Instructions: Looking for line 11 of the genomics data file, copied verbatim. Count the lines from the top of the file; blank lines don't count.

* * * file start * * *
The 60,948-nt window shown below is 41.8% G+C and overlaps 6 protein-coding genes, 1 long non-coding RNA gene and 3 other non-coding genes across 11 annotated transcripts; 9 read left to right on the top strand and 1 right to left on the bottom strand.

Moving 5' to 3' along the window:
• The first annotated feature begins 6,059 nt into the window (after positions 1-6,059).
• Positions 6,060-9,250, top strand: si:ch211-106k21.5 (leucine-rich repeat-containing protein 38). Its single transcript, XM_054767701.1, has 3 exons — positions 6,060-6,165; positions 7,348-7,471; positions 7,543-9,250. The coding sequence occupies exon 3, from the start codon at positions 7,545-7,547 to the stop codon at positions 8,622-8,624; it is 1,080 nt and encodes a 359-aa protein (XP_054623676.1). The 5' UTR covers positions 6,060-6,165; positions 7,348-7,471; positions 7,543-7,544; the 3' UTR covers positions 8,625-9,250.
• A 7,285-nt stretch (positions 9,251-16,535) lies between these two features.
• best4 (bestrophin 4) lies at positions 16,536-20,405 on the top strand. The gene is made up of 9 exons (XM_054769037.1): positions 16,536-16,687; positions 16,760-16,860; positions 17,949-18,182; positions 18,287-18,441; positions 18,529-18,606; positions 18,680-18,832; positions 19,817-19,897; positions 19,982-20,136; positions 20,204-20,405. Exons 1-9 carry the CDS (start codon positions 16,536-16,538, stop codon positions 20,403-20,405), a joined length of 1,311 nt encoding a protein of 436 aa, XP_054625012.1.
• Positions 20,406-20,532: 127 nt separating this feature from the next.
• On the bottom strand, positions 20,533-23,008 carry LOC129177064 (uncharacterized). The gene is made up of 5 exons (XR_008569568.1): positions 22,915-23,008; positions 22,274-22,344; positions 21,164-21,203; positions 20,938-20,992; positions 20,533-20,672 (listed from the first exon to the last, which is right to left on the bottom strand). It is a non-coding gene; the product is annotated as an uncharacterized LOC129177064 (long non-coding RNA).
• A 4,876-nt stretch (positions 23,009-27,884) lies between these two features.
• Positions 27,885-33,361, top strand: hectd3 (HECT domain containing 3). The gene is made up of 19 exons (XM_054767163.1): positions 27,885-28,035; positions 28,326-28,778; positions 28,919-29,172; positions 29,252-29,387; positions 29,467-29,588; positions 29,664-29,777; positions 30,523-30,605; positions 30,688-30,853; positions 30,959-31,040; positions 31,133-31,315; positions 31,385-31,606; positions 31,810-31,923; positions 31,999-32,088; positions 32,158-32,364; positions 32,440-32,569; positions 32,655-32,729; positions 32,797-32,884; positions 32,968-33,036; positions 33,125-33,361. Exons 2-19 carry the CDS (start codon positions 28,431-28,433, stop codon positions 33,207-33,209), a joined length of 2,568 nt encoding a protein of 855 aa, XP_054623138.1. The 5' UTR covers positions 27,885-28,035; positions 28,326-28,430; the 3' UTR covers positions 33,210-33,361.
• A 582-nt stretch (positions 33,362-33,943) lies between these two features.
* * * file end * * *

• A 582-nt stretch (positions 33,362-33,943) lies between these two features.